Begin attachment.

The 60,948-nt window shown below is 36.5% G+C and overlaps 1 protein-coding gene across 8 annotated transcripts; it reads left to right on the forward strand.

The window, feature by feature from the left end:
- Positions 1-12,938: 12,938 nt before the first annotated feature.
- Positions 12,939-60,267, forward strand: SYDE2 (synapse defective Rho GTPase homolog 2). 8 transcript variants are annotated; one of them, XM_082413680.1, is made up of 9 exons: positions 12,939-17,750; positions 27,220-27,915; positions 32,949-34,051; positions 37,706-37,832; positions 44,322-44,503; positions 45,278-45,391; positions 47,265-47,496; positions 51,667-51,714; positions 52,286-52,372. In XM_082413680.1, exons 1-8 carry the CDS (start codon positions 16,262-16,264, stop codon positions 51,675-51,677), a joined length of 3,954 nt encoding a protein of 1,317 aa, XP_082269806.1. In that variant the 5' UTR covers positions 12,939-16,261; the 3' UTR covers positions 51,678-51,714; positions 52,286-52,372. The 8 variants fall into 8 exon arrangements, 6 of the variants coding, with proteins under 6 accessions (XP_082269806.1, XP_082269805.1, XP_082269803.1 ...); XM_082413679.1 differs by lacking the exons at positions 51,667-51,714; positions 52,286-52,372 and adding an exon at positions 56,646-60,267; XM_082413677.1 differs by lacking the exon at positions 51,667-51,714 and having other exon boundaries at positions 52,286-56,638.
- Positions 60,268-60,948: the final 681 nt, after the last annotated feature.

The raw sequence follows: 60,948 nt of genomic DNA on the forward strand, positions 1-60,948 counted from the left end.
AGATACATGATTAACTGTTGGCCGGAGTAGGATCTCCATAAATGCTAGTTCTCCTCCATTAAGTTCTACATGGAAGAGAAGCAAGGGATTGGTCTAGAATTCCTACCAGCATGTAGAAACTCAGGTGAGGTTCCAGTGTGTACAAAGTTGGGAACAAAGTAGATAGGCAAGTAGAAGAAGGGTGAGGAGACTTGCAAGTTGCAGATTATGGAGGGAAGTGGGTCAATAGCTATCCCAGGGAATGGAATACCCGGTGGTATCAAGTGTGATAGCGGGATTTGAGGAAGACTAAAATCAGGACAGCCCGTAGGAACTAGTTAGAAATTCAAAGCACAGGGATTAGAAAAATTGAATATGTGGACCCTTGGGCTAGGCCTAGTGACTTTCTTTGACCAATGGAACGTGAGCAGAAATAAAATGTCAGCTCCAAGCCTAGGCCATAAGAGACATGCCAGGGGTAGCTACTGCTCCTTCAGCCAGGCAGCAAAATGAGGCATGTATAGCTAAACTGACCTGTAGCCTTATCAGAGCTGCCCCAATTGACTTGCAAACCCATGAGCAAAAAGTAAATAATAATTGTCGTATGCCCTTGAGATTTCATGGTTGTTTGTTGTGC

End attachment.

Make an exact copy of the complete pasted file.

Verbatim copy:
The 60,948-nt window shown below is 36.5% G+C and overlaps 1 protein-coding gene across 8 annotated transcripts; it reads left to right on the forward strand.

The window, feature by feature from the left end:
- Positions 1-12,938: 12,938 nt before the first annotated feature.
- Positions 12,939-60,267, forward strand: SYDE2 (synapse defective Rho GTPase homolog 2). 8 transcript variants are annotated; one of them, XM_082413680.1, is made up of 9 exons: positions 12,939-17,750; positions 27,220-27,915; positions 32,949-34,051; positions 37,706-37,832; positions 44,322-44,503; positions 45,278-45,391; positions 47,265-47,496; positions 51,667-51,714; positions 52,286-52,372. In XM_082413680.1, exons 1-8 carry the CDS (start codon positions 16,262-16,264, stop codon positions 51,675-51,677), a joined length of 3,954 nt encoding a protein of 1,317 aa, XP_082269806.1. In that variant the 5' UTR covers positions 12,939-16,261; the 3' UTR covers positions 51,678-51,714; positions 52,286-52,372. The 8 variants fall into 8 exon arrangements, 6 of the variants coding, with proteins under 6 accessions (XP_082269806.1, XP_082269805.1, XP_082269803.1 ...); XM_082413679.1 differs by lacking the exons at positions 51,667-51,714; positions 52,286-52,372 and adding an exon at positions 56,646-60,267; XM_082413677.1 differs by lacking the exon at positions 51,667-51,714 and having other exon boundaries at positions 52,286-56,638.
- Positions 60,268-60,948: the final 681 nt, after the last annotated feature.

The raw sequence follows: 60,948 nt of genomic DNA on the forward strand, positions 1-60,948 counted from the left end.
AGATACATGATTAACTGTTGGCCGGAGTAGGATCTCCATAAATGCTAGTTCTCCTCCATTAAGTTCTACATGGAAGAGAAGCAAGGGATTGGTCTAGAATTCCTACCAGCATGTAGAAACTCAGGTGAGGTTCCAGTGTGTACAAAGTTGGGAACAAAGTAGATAGGCAAGTAGAAGAAGGGTGAGGAGACTTGCAAGTTGCAGATTATGGAGGGAAGTGGGTCAATAGCTATCCCAGGGAATGGAATACCCGGTGGTATCAAGTGTGATAGCGGGATTTGAGGAAGACTAAAATCAGGACAGCCCGTAGGAACTAGTTAGAAATTCAAAGCACAGGGATTAGAAAAATTGAATATGTGGACCCTTGGGCTAGGCCTAGTGACTTTCTTTGACCAATGGAACGTGAGCAGAAATAAAATGTCAGCTCCAAGCCTAGGCCATAAGAGACATGCCAGGGGTAGCTACTGCTCCTTCAGCCAGGCAGCAAAATGAGGCATGTATAGCTAAACTGACCTGTAGCCTTATCAGAGCTGCCCCAATTGACTTGCAAACCCATGAGCAAAAAGTAAATAATAATTGTCGTATGCCCTTGAGATTTCATGGTTGTTTGTTGTGC